As you would expect, while Interop New York 2012 was heavily rooted in traditional IT networking, there was a lot of buzz surrounding the advent of cloud computing. Traditional network gear manufacturers were all displaying their cloud-ready boxes next to IaaS providers like ProfitBricks.
The Growing Ground-Swell of “Big Data”
While everyone was talking about the cloud, the growing ground-swell around “Big Data” was the sleeping giant. IT professionals are struggling to manage, backup, analyze and secure increasing numbers and size of data sets. It’s clear that incredible data growth is forcing us to think about infrastructure and the cloud in new ways.
According to the McKinsey Global Institute, “big data” refers to datasets whose size is beyond the ability of typical database software tools to capture, store, manage and analyze. While it will likely change in the future, big data, today, ranges from a few dozen terabytes to multiple petabytes (thousands of terabytes) in size.
So, How Big is “Big Data”?
Every day of every year, more and more data is generated…
In addition, McKinsey Global Institute, “Big Data: The Next Frontier for Innovation, Competition, and Productivity,” June 11, 2011 reveals:
•30 billion pieces of content are shared on Facebook every month
•US Library of Congress collected 235 terabytes of data just in April 2011 alone
•In 2011, it cost $600 to buy a disk drive that was capable of storing all of the world’s music
•5 Billion mobile phones were in use in 2010 (with even more in 2012, all capable of generating and digesting more data)
Today, 50 terabytes of data are created each and every second. It is estimated that by 2020, there will be 35 zettabytes of digitally stored data. (Source: Steps to Big Data Success, Margaret Dawson, Interop NY 2012)
Where will this Big Pile of Data Live and How Do We Deal with It?
The IDC Digital Universe Study 2011 states that data centers cannot be built fast enough.
(Source: Steps to Big Data Success, Margaret Dawson, Interop NY 2012)
Only now, with the advent of cloud computing and IaaS, are we now able to get a handle of what all this data means, as powerful new computer processing architectures work to glean insights from the petabytes of data captured on our customers, markets, competitors, and employees. Technologists, rather than analysts, are becoming the go-to resource for data manipulation, using new processing architectures that store and analyze the information while remaining compliant with government regulations.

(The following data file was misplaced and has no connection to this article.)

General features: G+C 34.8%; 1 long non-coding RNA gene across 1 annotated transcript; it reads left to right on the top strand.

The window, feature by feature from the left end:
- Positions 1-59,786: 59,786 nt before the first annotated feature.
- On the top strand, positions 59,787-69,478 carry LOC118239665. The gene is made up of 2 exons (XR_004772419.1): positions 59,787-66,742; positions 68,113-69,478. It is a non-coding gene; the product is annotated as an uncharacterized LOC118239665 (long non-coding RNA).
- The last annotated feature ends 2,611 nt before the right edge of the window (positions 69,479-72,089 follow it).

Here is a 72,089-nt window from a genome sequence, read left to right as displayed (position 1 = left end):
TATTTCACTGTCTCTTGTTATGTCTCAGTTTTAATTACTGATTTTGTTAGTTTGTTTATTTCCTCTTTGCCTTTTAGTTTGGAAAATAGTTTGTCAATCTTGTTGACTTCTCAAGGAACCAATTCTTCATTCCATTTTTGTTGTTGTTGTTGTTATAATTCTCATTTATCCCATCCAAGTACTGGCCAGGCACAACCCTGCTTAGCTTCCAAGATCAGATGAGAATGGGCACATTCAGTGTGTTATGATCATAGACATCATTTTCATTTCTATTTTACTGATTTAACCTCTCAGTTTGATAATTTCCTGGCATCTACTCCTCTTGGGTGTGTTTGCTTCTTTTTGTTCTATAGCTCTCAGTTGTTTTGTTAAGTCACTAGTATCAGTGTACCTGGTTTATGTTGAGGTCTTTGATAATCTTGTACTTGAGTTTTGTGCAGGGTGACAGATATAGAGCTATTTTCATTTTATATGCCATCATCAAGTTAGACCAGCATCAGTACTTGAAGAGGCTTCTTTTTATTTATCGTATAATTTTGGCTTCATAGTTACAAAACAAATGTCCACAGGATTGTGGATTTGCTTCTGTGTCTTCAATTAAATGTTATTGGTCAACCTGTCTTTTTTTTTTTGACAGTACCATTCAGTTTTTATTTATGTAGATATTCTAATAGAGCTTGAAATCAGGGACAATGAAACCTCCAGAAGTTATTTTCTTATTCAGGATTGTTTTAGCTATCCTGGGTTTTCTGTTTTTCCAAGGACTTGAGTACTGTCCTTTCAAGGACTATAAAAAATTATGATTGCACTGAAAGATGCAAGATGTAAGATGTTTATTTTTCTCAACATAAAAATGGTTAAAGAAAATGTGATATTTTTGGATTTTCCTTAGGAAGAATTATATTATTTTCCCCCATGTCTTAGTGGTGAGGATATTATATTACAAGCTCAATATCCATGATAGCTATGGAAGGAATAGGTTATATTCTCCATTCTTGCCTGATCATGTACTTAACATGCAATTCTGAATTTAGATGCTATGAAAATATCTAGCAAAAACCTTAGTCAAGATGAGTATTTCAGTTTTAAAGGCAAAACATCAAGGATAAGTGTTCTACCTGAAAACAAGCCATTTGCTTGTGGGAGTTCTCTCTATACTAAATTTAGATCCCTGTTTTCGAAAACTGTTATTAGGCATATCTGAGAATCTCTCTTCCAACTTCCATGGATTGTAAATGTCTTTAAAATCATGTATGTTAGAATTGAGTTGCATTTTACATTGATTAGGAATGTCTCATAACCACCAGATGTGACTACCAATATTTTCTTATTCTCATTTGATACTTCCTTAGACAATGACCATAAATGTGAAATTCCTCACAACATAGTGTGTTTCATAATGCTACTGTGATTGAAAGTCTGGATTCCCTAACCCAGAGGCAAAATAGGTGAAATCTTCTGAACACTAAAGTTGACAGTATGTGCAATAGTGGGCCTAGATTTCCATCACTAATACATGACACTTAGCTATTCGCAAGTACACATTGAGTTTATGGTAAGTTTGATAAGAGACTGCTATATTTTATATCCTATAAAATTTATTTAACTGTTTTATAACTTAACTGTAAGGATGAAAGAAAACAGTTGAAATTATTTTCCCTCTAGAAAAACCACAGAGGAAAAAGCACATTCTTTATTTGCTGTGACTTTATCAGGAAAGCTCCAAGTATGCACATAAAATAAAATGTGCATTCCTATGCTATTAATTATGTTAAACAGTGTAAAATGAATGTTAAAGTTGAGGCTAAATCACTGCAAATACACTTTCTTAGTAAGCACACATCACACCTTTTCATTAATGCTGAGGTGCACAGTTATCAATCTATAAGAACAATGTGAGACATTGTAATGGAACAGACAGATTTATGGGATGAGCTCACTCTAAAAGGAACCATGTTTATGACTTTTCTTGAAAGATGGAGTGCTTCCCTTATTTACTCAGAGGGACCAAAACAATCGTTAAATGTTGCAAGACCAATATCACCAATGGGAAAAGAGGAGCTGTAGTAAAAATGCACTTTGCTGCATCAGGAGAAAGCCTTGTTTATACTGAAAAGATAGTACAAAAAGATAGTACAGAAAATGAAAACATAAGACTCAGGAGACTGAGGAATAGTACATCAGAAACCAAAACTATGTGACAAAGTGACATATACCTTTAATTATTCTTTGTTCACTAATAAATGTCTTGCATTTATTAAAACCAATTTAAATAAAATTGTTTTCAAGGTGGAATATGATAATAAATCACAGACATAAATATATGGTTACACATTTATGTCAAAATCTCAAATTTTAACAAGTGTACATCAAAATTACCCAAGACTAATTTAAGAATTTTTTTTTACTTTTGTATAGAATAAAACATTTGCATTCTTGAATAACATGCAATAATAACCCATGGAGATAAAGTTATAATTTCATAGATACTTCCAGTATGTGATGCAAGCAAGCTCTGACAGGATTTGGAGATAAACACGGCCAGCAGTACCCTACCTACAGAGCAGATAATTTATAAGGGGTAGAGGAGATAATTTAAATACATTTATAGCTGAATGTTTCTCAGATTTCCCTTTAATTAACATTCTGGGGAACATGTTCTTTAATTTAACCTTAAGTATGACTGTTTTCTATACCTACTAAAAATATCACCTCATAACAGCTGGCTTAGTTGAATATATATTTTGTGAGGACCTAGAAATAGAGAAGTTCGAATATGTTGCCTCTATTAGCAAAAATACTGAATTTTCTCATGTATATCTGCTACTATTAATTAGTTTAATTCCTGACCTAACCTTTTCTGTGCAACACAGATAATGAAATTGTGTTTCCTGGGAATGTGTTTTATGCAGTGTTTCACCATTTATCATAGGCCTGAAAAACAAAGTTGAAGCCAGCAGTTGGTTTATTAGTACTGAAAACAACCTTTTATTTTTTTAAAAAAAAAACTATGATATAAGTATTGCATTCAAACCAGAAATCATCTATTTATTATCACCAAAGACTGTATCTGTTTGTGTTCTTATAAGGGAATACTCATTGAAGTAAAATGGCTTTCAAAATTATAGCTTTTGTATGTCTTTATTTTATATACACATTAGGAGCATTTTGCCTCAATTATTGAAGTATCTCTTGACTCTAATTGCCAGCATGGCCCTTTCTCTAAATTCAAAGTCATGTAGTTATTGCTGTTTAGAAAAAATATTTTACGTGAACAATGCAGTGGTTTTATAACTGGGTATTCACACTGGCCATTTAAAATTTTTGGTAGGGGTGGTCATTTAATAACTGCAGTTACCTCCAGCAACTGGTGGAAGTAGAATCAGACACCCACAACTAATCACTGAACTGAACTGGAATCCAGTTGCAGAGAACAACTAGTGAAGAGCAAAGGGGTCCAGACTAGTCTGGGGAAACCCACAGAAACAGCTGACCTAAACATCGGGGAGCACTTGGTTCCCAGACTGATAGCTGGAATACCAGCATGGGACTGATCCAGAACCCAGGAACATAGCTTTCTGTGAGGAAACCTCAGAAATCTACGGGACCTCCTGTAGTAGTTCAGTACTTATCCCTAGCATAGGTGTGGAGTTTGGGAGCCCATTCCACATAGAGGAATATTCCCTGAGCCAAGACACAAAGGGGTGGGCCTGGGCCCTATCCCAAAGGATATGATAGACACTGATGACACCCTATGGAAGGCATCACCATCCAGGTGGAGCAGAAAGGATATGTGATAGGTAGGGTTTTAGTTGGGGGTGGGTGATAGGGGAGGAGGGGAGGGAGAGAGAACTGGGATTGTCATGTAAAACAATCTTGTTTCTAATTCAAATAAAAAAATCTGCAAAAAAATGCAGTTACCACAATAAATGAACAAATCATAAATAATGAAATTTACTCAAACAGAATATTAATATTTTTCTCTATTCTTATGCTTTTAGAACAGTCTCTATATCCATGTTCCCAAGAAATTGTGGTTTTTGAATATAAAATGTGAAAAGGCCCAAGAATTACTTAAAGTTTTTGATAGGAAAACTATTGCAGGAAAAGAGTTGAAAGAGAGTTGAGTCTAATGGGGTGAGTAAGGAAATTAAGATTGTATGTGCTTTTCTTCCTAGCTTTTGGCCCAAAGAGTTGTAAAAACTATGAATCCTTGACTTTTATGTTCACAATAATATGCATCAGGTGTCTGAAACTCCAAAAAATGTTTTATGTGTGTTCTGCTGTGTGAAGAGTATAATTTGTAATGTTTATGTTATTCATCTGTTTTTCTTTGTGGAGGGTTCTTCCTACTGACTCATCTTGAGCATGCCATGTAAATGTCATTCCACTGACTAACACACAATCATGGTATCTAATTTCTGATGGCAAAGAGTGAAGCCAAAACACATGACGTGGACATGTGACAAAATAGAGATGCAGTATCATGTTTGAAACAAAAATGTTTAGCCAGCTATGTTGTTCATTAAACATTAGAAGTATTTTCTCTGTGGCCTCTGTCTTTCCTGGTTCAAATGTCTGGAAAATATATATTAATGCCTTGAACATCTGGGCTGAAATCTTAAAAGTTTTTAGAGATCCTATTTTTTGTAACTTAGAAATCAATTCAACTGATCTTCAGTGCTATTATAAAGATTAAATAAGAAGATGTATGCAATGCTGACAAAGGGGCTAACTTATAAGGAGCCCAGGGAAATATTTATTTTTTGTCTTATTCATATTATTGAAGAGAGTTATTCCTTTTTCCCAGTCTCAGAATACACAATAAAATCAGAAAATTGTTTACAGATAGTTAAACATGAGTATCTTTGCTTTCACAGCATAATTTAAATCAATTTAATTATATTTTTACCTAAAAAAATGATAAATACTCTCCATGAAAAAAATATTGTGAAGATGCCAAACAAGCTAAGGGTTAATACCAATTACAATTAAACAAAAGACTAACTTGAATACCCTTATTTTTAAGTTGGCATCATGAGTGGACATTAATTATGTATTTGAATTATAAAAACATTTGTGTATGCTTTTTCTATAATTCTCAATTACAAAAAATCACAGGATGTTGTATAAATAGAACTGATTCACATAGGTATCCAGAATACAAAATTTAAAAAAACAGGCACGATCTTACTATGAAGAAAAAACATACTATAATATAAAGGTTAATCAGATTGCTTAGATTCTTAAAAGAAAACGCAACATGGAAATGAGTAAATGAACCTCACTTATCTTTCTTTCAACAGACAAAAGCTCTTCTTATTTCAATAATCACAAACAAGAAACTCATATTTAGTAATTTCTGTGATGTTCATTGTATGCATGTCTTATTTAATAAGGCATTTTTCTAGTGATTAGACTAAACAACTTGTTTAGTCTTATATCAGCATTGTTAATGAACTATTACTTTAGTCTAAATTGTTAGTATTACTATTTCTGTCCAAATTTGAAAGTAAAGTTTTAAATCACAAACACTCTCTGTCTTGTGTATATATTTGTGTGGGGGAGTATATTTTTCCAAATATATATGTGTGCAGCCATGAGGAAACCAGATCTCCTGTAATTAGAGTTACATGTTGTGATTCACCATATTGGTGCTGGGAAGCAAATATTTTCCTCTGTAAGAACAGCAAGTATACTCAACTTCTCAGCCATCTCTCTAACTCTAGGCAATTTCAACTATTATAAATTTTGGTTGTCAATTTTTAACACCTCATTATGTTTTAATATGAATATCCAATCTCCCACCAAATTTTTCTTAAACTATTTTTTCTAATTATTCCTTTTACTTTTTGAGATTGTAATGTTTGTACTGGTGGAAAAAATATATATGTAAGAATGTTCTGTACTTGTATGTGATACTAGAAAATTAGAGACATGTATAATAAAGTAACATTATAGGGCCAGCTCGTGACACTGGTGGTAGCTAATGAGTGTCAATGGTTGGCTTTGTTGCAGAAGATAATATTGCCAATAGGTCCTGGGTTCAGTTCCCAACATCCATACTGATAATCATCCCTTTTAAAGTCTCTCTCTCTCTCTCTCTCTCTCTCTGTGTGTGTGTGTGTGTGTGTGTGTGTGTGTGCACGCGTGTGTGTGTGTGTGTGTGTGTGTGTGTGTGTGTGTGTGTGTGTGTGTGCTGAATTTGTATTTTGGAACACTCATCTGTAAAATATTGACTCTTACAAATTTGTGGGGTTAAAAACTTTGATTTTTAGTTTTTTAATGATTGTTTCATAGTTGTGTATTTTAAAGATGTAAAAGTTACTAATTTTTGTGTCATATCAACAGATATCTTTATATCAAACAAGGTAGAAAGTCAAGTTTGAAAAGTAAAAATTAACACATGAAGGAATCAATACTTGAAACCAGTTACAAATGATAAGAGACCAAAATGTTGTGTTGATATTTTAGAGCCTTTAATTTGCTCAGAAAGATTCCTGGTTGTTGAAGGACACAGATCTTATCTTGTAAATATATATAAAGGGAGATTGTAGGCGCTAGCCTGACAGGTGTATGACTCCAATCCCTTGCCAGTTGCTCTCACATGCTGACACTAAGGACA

According to Jeremy Edberg, Netflix’s Reliability Architect, “data is going to be your biggest issue to deal with in the coming years. It’s what needs to be replicated to stay running. It’s what leaks when there’s a security breach. It’s what costs money to move around. And it’s the cause of latency and usability issues on poor performing corporate networking or 1st generation cloud providers. Compared to data, computing is easy. And as computing becomes a commodity in an era of clouds, we need to understand what it means to live in a Big Data world.”
One Possible Solution
Cloud infrastructure as a service providers, like ProfitBricks, are ideal partners for Big Data users due to their ability to customize the three essential computing resources of CPU performance (up to 48 real dedicated cores per server), RAM (up to 196MB) and storage (up to 16 sixteen terabit virtual drives) on an on-demand, runtime scalable basis to meet your precise data processing requirements.
Unlike 1st generation IaaS providers, ProfitBricks’ meshed 80Gbit/sec Infiniband Network is ideal for moving mass amounts of data to and from storage and CPUs. Also, when large analytic jobs are run, customers can take advantage of minute-based billing. With ProfitBricks, you can adapt each virtual server to the exact needs of your service and thus achieve optimum speed. And because your service requirements will constantly be changing, you can adjust the performance of your virtual servers at any time. In addition, Double Redundant High-Speed Storage systems keep your information safe and secure.
Were you at Interop New York 2012? What were your key takeaways?
Scott Brazina, VP, Business Development, ProfitBricks